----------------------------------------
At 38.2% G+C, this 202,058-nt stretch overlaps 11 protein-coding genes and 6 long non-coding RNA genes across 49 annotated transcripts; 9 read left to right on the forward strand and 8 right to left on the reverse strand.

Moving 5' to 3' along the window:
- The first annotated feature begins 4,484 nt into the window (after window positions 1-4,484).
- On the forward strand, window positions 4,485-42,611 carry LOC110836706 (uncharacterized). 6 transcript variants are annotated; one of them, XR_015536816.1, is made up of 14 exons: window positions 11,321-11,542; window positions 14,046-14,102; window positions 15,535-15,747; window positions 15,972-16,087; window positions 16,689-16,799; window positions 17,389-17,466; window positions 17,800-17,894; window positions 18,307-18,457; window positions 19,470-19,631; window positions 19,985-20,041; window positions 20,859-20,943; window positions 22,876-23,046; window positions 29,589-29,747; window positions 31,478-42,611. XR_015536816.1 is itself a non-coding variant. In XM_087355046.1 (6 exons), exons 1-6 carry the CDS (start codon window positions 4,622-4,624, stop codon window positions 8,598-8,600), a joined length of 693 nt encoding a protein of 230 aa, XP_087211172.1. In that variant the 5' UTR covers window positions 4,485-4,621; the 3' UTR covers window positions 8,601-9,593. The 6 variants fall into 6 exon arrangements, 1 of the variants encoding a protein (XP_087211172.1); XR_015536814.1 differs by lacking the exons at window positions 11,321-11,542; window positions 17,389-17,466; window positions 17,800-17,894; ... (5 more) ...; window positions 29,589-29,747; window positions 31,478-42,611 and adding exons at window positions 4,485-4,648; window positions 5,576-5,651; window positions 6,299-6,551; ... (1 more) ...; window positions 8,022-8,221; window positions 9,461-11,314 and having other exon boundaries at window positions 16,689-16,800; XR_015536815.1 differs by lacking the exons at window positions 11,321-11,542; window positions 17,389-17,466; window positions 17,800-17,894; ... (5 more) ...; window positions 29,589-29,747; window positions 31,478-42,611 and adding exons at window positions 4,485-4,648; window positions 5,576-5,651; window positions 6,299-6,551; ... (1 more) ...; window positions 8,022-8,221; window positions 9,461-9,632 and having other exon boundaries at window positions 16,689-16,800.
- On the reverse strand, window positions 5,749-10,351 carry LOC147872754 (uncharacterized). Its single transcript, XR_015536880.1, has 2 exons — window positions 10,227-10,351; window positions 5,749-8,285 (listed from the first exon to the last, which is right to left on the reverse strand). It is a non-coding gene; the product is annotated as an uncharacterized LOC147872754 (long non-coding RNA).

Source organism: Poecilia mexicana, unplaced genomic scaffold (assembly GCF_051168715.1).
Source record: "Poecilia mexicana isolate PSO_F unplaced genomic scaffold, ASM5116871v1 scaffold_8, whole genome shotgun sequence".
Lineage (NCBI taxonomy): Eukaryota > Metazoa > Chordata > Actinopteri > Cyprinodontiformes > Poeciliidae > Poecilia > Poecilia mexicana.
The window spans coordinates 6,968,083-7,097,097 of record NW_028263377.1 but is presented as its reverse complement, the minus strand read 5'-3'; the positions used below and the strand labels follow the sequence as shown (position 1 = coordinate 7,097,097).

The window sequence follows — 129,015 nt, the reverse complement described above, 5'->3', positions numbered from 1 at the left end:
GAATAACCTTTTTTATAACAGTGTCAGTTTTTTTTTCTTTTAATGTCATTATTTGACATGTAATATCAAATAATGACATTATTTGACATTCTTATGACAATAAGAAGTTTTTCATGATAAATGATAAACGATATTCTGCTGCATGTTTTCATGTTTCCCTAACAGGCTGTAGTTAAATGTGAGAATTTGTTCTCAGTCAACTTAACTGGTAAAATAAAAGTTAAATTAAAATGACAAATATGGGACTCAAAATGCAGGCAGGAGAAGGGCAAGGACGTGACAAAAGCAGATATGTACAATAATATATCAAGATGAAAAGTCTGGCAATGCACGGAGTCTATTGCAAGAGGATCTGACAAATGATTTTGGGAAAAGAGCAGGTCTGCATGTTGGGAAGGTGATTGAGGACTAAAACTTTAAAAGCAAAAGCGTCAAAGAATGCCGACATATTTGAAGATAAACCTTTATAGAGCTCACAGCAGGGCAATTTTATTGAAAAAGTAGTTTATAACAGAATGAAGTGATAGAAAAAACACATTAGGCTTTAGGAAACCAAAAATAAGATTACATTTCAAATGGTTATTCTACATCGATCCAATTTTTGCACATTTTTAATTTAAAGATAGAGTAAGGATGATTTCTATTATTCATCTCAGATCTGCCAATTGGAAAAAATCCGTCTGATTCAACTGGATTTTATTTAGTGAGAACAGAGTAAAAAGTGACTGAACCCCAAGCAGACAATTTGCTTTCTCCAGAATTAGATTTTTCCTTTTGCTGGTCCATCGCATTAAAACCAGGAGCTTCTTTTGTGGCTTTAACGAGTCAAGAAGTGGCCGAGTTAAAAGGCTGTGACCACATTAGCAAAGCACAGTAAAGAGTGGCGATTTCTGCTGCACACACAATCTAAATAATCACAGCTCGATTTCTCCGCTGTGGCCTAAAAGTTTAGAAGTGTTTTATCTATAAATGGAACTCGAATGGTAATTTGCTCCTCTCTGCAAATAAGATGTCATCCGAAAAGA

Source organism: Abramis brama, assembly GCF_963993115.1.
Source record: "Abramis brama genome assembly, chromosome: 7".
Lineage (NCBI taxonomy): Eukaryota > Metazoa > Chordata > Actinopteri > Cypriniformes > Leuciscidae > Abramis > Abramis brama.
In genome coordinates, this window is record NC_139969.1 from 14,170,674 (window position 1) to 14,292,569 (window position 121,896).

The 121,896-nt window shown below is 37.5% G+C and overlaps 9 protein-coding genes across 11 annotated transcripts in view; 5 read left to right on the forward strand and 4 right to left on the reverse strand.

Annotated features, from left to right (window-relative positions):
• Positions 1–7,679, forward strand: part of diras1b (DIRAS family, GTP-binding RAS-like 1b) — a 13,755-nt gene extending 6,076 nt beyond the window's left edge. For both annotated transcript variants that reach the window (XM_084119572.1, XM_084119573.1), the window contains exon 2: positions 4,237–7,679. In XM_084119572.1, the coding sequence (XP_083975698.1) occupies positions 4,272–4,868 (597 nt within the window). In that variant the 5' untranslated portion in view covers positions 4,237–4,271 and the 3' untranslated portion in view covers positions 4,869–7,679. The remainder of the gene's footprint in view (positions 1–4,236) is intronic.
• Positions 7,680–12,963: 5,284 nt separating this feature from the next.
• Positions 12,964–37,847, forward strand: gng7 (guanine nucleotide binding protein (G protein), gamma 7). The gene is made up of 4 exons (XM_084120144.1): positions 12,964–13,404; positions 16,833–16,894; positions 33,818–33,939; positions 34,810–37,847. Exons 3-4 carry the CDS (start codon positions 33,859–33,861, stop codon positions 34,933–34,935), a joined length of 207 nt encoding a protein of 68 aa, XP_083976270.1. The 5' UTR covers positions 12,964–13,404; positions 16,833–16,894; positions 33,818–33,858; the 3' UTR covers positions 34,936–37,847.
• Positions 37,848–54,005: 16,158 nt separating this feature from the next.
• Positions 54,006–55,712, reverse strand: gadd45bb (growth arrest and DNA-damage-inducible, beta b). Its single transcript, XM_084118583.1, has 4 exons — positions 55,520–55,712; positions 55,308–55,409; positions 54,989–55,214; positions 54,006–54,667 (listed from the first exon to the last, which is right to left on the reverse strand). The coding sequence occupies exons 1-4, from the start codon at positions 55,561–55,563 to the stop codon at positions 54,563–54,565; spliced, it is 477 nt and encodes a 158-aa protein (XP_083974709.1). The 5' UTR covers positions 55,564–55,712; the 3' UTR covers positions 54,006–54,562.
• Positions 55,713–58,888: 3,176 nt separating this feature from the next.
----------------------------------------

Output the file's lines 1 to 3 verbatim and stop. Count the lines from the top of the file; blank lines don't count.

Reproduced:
At 38.2% G+C, this 202,058-nt stretch overlaps 11 protein-coding genes and 6 long non-coding RNA genes across 49 annotated transcripts; 9 read left to right on the forward strand and 8 right to left on the reverse strand.

Moving 5' to 3' along the window:
- The first annotated feature begins 4,484 nt into the window (after window positions 1-4,484).